Patient centered care in Islam: distinguishing between religious and sociocultural factors
© Niazi and Kalra; licensee BioMed Central Ltd. 2013
Received: 7 June 2013
Accepted: 13 June 2013
Published: 24 June 2013
The use of patient centered care is promoted by Islam. Many of the countries with the highest percentage of diabetics are Muslim majority countries. The use of patient centered care in these areas is likely to reduce the burden of diabetes in these countries. However there are several challenges faced by the physicians working in these countries. Most of these challenges are sociocultural in origin and a thorough knowledge of the Islamic principles can help overcome these challenges.
KeywordsPatient centered care Islam South Asia Diabetes
We thank Larijani and Zahedi for their detailed review  of our article on Patient-Centered Care (PCC) in South Asia . We agree with the authors that the content of the article is not generalizable to the entire Islamic world. Various Islamic countries, spread across the globe, have different socioeconomic and cultural environments, which impact the behavior of their respective communities. Therefore, generalizing any analysis, based on a few countries, to the entire Islamic community, was neither our aim, nor is it wise. We restricted our analysis to South Asia, using India and Pakistan as specific examples. Even though our analysis was based on the Islamic society of India and Pakistan, we included all common barriers to PCC in this region, be they religious or sociocultural. We did not aim to thin the distinction between these two different entities. Culture and religion, as pointed out by the authors , are two separate aspects of life. Both of these contribute to the health behaviors of a society and inform the biopsychosocial model of healthcare.
We believe that the analysis of Larijani and Zahedi represents a slight misinterpretation of our statements rather than a conflict of views. The authors mention that the myths of “disease process is related to supernatural entities” or “fighting against disease is in opposition to God’s will” are not acceptable to patients in Iran; which is admirable. A possible explanation for this difference in behavior may be the literacy level in Iran (85%), which is significantly higher than the rate of 63% in India and 55% in Pakistan . We agree that these myths are not related to the Islamic teachings. We hypothesize that the existence of such myths in South Asia may be due to the lack of education, and pre-Islamic sociocultural scenario of the region. That being said, as we mention in the article, awareness and literacy are gradually increasing in South Asia, the patients are more empowered and keener to take part in their own management and take a more pro-active role when it comes to their health. One hopes that South Asia, and other Islamic countries, can improve their literacy level to the extent that Iran has achieved.
The lower literacy level of South Asia may be in concordance with the suboptimal understanding of modern medical knowledge among some traditional religious leaders. Through our article, we aim to sensitize health care professionals to encourage a pro-health partnership with religious leaders, who hold immense influence on the population. We agree that the religious scholars of the day are definitely more informed regarding the latest medical practices, their pros and cons, in comparison with the previous scholars, and have proven their utility in enhancing diabetes care in the region .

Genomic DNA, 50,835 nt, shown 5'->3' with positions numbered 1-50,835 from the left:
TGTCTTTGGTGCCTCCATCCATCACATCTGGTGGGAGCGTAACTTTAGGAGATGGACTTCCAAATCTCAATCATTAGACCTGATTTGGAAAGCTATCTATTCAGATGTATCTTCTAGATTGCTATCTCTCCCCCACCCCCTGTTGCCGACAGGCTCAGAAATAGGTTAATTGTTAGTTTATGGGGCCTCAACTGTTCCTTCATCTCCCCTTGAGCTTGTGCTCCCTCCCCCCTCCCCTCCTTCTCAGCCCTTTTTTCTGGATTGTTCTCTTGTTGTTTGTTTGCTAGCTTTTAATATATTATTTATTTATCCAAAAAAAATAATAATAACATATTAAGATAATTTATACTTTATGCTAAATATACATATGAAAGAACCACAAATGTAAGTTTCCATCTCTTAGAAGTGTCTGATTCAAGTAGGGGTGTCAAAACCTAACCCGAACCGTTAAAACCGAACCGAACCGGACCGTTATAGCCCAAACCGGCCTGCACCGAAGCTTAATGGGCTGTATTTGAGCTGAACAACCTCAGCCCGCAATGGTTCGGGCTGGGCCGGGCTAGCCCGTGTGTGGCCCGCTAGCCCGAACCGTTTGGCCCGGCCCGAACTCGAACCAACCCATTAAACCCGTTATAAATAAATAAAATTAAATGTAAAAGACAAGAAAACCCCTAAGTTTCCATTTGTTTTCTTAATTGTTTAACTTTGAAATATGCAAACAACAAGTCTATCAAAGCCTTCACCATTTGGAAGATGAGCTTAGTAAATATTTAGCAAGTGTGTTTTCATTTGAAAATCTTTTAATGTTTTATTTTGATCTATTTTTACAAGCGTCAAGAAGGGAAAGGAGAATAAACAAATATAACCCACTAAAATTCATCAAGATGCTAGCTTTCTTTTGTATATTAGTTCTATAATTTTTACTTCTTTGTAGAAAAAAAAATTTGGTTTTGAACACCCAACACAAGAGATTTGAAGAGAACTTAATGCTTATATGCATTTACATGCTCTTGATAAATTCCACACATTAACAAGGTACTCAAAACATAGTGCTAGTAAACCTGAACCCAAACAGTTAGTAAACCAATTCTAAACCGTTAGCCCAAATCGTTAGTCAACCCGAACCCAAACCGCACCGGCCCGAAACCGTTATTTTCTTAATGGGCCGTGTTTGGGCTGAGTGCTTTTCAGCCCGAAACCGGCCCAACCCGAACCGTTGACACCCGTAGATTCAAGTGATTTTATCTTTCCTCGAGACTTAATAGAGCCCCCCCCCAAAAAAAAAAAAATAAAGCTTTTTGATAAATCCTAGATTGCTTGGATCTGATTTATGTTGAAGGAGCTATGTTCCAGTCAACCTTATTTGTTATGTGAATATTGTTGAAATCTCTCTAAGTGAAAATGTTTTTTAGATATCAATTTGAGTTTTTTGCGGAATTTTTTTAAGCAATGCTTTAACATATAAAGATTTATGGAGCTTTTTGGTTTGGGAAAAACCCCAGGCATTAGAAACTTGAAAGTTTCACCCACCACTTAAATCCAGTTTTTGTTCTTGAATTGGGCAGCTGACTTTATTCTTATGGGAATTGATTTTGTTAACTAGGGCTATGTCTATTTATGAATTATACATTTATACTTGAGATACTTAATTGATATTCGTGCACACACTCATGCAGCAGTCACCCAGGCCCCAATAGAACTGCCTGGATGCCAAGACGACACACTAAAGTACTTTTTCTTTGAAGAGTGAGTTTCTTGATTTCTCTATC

The authors also point out that the issues raised under the heading of “common myths and challenges in the Islamic society” are related to the cultural traditions of the population. Our intention was not to label these myths as originating from the Islamic teachings but rather highlight them as the projection of sociocultural norms of the Islamic society of South Asia. The authors rightfully state that these myths do not have any basis in the Islamic teachings. We could not agree more.
Islam believes in modernity and encourages patients to take a more pro-active role in their health. Islam promotes the use of PCC and Muslim patients are increasingly moving towards making informed healthcare decisions in partnership with their healthcare professionals. To highlight that Islam supports a pro-active role in healthcare and ensure that the sociocultural issues prevalent in the Islamic society of South Asia are not confused with Islamic teachings, we quoted several Hadiths and verses that clearly reveal that Islam supports modern medicine and is in support of PCC .
Nevertheless the importance of culture-bound myths is great, and these need to be handled tactfully and efficiently in order to promote PCC in all societies. It is imperative for all health care professionals to to take a community centered approach to this issue, and to incorporate patient centered care in the daily practice of endocrinology. We thank the journal for highlighting an important aspect of diabetes that is often overlooked.
Patient centered care.
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